Have you ever been curious to know what type of wood you have in your home, either on your hardwood floors or kitchen cabinets? Wouldn’t it be cool to be able to tell your friends and relatives what kind of materials they have simply by assessing their cabinet wood grain patterns? Aside from making you a bit more knowledgeable, this trusty skill can definitely come in handy when choosing and identifying wood products for a remodeling project. 

Become a Cabinet Wood Grain Pattern Expert!

To people who do not have adequate experience setting apart cabinet wood grain patterns from one another, it can be almost impossible to distinguish the species. Once you become familiar with the more commonly used types, however, you will find that it is not at all hard to analyze them. Before you know it, one quick look is all it will take to know exactly what kind of wood you are looking at!

Nearly every hardwood, including alder, ash, oak and hickory, features a series of small indentations and an overall porous texture. (Maple is the exception to this rule because of its more slick feel.) As such, they have wood patterns that go with the grain.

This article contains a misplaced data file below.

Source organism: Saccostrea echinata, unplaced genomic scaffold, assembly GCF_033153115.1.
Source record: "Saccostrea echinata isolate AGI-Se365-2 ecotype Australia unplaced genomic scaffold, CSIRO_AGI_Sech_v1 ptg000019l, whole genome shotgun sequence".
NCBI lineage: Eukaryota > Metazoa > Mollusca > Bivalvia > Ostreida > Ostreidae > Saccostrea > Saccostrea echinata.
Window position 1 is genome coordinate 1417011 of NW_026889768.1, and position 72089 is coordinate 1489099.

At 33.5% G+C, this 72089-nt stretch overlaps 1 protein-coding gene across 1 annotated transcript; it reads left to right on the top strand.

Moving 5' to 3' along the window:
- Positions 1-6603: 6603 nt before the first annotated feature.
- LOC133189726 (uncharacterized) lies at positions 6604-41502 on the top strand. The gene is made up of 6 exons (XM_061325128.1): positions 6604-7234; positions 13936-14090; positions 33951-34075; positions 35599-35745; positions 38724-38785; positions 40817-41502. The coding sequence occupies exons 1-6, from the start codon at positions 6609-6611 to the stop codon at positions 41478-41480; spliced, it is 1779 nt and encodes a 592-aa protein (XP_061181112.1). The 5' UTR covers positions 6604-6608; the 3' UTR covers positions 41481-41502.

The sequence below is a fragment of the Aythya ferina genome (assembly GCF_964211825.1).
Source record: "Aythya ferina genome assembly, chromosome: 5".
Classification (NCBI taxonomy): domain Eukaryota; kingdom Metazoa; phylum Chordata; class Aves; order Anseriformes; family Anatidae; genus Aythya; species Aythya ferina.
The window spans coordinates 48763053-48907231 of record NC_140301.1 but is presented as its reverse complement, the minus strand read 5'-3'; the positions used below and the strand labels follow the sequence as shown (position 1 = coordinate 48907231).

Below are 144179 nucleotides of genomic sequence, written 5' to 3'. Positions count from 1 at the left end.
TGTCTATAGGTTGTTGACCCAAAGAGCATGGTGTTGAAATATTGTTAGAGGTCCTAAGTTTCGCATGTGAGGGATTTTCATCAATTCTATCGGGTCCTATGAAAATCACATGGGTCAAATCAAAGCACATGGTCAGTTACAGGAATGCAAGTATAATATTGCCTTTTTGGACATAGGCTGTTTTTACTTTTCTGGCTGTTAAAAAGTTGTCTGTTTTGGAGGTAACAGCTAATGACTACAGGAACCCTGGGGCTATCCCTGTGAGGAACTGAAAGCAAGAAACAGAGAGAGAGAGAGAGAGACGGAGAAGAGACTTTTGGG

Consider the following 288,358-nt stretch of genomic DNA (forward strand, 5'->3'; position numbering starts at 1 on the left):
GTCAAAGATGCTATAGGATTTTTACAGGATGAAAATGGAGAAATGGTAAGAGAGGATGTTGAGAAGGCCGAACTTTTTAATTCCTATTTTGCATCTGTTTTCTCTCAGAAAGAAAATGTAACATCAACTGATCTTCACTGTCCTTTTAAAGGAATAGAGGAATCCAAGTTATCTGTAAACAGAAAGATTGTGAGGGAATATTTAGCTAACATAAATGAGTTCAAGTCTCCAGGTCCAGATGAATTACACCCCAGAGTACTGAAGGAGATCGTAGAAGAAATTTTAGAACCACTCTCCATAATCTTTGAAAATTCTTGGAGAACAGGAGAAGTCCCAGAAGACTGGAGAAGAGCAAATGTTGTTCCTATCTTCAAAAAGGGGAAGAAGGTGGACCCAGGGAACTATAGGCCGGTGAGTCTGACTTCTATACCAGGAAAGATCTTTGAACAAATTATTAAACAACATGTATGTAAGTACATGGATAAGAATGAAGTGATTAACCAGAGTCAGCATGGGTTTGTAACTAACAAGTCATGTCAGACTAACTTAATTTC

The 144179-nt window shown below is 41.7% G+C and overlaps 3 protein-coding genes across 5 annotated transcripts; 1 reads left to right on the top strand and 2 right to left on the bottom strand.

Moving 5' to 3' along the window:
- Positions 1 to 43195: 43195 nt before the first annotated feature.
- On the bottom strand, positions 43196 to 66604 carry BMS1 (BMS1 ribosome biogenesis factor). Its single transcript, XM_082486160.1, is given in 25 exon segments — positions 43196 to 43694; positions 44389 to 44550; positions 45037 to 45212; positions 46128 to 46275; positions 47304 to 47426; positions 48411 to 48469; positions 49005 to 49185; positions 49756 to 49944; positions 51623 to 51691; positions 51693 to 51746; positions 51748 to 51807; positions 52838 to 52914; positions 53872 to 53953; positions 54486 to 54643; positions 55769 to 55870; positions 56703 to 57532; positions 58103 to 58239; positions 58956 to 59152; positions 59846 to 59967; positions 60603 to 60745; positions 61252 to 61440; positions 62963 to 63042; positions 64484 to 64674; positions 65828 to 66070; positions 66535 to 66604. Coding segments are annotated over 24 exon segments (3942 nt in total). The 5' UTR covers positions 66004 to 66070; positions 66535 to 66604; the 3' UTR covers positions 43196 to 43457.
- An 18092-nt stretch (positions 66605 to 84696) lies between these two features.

On the opposing end, softwoods like spruce, fir, and pine are not porous and do not have any visible indentations on their surfaces, making these types of wood appear to not have any grain patterns whatsoever.

Next up are the color variations. These should be checked before you begin inspecting the cabinet grain patterns themselves. The vast majority of softwoods and hardwoods consist of off-white coloring, though some species such as walnut, cherry and mahogany are known for their dark brown/red complexions. There are very few softwoods that are dark. If you notice brown to black grain lines in the wood, it is likely hardwood.

For more specific identifications, oak is typified by a flame pattern and broad lines, ash has more complex grain lines that come to a point, maple is widely understood to feature varying wave patterns, and alder has wandering lines. The cabinet wood grain patterns in softwoods are less defined and vary by type.

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